Database of luminescent Minerals


Chemical Formula:See Buchite

Familly: Rock


Mineral for Display: No


UV Type Main color Intensity Observation Frequency
Long Waves (365nm):      Yellow
Short Waves (254 nm):      Yellow

Phosphorescence (in the common meaning of the term) seen by naked eye:

No Data


An uncommon metamorphic rock type composed mostly of glass, formed by the melting of a sedimentary rock or soil by heat from an adjacent lava flow or scoria eruption, or the burning of an underground coal bed. Buchite is a product of a special type of metamorphism, called pyrometamorphism (contact type, high to very high temperature, low pressure, often connected with coal fires). The primary description of buchite is a transformed or glassy sandstones associated with basalts (in Germany). Buchite is named for German mineralogist Baron Christian L. von Buch, who died in 1853. (


Even though they have different petrogenesis and petrographic characteristics from classic buchites, siliciclastic sedimentary rocks vitrified by volcanic activity, are misleadingly termed buchites. True buchites are siliciclastic sedimentary rocks that have been affected by metamorphism in the contact aureoles between basalt intrusions and solid sedimentary rocks. This mode of genesis is clearly different from isolated pyro-metamorphosed, siliciclastic uppermost crustal xenoliths with external glassy rims. In buchites, where glass is present, it occurs within the matrix of the rocks, whereas in the isolated siliciclastic xenoliths glass occurs mainly as external glassy rims. The differences in the nature and genesis of buchites sensu strictu and pyro-metamorphic, glass coated  from the West Eifel Volcanic Field, requires a distinct name that distinguishes between the two lithologies. Glass-coated pyro-metamorphic xenoliths are thus defined as Exotzamit. Buchites and exotzamites are products of metamorphism, the former by contact-metamorphism and the later by pyro-metamorphism within the magma. (Contact aureole-Buchite (Klipstein 1827) sensu stricto vs. Exotzamit nom. nov. – a new name for pyro-metamorphosed, siliciclastic crustal xenoliths with external glassy rims, Jan Bohatý, 2016)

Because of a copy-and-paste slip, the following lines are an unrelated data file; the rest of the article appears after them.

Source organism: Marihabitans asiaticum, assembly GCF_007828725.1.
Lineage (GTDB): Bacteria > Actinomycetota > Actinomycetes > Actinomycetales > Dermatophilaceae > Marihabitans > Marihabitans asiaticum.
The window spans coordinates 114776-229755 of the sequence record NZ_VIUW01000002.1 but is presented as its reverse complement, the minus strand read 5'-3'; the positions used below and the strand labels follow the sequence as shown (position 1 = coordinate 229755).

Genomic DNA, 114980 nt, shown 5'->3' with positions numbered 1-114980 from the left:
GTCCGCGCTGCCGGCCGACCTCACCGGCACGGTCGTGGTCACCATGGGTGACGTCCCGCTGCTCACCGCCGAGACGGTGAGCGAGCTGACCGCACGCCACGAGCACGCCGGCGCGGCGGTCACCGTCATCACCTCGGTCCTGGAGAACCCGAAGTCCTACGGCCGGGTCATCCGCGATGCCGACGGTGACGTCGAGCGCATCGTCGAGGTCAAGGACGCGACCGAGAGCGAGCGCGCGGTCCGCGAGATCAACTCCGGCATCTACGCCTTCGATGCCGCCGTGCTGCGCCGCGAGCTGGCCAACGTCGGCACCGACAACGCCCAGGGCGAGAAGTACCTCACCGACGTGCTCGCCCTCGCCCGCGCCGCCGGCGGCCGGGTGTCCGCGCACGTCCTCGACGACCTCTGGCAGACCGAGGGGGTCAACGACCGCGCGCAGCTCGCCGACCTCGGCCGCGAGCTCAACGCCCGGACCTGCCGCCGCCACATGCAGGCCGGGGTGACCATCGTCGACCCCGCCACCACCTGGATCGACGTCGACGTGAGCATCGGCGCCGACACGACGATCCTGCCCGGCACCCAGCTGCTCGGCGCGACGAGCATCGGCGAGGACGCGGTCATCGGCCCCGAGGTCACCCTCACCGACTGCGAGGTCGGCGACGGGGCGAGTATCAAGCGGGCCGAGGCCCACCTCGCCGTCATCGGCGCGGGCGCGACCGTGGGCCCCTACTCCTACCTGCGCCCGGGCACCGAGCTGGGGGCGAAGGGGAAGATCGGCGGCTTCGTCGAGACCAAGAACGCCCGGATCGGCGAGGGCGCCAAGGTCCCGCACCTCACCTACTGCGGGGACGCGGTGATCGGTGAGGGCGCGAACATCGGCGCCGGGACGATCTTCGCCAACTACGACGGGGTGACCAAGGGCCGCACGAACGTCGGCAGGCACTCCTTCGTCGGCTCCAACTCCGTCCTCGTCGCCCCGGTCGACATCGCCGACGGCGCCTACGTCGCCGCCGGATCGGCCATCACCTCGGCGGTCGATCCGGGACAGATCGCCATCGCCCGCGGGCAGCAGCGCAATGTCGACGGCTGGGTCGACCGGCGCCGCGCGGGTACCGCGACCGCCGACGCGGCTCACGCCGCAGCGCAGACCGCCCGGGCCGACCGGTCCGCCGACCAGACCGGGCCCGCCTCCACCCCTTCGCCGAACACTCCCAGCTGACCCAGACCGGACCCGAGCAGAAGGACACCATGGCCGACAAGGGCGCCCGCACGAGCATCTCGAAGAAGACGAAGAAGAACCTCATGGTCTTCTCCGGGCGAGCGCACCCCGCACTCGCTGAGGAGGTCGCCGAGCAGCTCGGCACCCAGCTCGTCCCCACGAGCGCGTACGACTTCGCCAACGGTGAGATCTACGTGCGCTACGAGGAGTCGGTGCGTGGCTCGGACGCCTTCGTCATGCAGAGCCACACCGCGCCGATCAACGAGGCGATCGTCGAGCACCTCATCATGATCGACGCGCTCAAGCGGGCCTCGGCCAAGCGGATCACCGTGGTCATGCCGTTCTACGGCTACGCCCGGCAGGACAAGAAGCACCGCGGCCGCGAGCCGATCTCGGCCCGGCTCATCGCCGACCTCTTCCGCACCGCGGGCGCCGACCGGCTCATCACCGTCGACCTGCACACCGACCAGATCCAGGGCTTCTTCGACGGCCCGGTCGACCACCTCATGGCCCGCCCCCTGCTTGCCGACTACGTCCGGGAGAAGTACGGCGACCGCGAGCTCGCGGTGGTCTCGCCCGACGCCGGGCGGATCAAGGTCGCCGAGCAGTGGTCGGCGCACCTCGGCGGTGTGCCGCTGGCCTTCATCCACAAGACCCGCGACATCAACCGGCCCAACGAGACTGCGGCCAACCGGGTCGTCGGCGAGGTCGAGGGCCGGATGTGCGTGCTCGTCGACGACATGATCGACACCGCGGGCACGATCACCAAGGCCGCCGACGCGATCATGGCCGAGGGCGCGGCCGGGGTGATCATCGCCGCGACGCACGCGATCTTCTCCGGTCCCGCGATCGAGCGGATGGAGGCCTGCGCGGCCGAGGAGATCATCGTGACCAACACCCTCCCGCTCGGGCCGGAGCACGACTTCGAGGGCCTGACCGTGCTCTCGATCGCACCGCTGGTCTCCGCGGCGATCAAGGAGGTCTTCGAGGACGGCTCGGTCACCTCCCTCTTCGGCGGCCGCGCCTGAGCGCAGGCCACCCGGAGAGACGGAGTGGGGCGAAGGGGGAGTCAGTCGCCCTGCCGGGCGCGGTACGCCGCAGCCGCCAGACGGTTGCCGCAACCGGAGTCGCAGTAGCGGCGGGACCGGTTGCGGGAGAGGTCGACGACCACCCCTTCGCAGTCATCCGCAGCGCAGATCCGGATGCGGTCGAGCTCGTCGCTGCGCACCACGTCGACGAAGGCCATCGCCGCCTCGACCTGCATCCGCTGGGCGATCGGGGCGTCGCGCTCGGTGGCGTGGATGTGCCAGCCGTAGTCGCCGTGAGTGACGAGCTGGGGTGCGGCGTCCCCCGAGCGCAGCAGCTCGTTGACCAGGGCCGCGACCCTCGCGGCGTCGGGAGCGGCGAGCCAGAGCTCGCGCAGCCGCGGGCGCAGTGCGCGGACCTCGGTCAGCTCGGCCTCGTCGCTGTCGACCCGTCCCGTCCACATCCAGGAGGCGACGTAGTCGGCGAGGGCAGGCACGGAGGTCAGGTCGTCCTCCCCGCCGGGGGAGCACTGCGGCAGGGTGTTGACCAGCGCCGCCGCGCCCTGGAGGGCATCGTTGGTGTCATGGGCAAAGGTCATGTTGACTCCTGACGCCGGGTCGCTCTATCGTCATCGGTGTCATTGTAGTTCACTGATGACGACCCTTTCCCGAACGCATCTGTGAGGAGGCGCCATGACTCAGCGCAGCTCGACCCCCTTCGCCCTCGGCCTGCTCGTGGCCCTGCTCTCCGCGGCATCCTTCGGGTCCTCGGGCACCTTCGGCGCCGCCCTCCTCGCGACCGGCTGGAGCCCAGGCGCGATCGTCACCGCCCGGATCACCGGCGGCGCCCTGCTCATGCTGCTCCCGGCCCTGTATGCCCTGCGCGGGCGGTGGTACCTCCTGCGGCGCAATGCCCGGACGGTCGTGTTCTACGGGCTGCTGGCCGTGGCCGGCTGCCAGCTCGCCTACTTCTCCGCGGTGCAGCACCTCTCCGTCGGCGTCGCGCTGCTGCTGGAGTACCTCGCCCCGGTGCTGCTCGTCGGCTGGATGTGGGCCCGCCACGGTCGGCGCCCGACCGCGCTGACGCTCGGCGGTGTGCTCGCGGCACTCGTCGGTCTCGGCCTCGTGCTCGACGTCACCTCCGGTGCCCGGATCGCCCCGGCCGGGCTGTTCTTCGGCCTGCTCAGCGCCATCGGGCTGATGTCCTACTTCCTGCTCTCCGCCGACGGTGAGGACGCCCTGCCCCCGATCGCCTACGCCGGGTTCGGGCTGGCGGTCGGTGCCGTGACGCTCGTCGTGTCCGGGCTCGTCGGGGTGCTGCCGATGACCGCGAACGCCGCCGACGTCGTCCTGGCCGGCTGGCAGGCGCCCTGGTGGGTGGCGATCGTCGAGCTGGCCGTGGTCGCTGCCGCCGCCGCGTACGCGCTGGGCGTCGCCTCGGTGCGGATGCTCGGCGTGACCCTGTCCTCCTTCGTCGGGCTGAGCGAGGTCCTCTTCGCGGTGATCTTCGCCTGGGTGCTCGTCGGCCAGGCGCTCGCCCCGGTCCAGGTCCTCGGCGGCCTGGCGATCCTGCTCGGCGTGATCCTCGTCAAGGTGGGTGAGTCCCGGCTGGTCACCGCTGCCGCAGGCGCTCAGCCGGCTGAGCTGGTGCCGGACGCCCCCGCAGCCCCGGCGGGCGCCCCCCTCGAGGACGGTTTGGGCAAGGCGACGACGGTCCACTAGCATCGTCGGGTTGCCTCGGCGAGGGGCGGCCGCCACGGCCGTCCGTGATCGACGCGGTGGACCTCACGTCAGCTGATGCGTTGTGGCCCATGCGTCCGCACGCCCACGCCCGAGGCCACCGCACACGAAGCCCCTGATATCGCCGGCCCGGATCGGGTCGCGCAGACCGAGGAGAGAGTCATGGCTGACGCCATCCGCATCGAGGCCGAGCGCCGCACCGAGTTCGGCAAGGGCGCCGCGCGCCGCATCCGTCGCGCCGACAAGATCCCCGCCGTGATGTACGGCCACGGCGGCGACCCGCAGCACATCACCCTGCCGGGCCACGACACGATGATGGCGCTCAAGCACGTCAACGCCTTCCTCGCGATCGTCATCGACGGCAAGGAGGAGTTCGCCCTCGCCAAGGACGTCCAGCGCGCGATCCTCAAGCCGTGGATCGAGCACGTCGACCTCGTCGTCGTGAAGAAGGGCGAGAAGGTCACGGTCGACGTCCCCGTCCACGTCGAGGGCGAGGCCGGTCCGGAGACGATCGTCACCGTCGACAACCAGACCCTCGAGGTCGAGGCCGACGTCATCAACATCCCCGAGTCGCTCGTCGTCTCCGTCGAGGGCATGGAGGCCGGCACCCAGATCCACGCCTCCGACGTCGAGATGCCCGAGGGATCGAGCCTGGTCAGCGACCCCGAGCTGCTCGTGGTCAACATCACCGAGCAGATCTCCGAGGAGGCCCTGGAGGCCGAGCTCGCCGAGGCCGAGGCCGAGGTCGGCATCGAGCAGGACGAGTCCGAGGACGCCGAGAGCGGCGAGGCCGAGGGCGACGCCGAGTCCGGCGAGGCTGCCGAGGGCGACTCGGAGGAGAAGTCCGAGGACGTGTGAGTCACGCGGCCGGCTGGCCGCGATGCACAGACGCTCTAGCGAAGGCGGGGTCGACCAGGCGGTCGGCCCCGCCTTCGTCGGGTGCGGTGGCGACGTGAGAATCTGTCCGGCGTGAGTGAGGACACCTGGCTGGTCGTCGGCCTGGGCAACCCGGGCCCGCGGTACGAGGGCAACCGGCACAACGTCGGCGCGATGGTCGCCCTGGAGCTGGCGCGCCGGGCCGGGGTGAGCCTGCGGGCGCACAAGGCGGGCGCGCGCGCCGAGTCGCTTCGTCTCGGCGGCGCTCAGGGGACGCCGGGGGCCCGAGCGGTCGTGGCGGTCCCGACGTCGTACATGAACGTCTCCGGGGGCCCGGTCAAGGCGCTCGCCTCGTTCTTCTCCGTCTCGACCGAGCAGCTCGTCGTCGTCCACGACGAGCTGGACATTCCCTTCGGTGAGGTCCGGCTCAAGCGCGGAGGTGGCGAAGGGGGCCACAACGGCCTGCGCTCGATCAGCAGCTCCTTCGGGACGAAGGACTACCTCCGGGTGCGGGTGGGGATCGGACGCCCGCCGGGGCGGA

Main Activator(s) and spectrum:

No data

Best Locality for luminescence(*):

(*)Data are not exhaustive and are limited to the most important localities for fluorescence

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